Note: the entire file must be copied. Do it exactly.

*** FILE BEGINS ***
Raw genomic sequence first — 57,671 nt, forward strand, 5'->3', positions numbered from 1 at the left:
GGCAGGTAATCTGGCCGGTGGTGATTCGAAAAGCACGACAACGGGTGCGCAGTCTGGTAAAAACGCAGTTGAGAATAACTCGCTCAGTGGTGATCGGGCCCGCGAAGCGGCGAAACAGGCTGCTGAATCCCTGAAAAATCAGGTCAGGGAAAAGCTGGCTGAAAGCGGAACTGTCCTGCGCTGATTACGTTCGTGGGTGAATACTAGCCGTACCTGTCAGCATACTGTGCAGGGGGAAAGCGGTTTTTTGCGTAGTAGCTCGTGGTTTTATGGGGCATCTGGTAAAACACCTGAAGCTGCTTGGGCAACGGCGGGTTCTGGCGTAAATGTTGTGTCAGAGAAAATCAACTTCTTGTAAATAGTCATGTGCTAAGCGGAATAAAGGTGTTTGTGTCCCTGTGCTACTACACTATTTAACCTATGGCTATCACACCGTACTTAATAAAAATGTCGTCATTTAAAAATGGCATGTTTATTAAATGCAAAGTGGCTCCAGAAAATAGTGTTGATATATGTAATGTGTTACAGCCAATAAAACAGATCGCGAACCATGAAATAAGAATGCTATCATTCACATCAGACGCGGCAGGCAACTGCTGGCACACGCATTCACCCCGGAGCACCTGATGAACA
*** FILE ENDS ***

Raw genomic sequence first — 57,671 nt, forward strand, 5'->3', positions numbered from 1 at the left:
GGCAGGTAATCTGGCCGGTGGTGATTCGAAAAGCACGACAACGGGTGCGCAGTCTGGTAAAAACGCAGTTGAGAATAACTCGCTCAGTGGTGATCGGGCCCGCGAAGCGGCGAAACAGGCTGCTGAATCCCTGAAAAATCAGGTCAGGGAAAAGCTGGCTGAAAGCGGAACTGTCCTGCGCTGATTACGTTCGTGGGTGAATACTAGCCGTACCTGTCAGCATACTGTGCAGGGGGAAAGCGGTTTTTTGCGTAGTAGCTCGTGGTTTTATGGGGCATCTGGTAAAACACCTGAAGCTGCTTGGGCAACGGCGGGTTCTGGCGTAAATGTTGTGTCAGAGAAAATCAACTTCTTGTAAATAGTCATGTGCTAAGCGGAATAAAGGTGTTTGTGTCCCTGTGCTACTACACTATTTAACCTATGGCTATCACACCGTACTTAATAAAAATGTCGTCATTTAAAAATGGCATGTTTATTAAATGCAAAGTGGCTCCAGAAAATAGTGTTGATATATGTAATGTGTTACAGCCAATAAAACAGATCGCGAACCATGAAATAAGAATGCTATCATTCACATCAGACGCGGCAGGCAACTGCTGGCACACGCATTCACCCCGGAGCACCTGATGAACA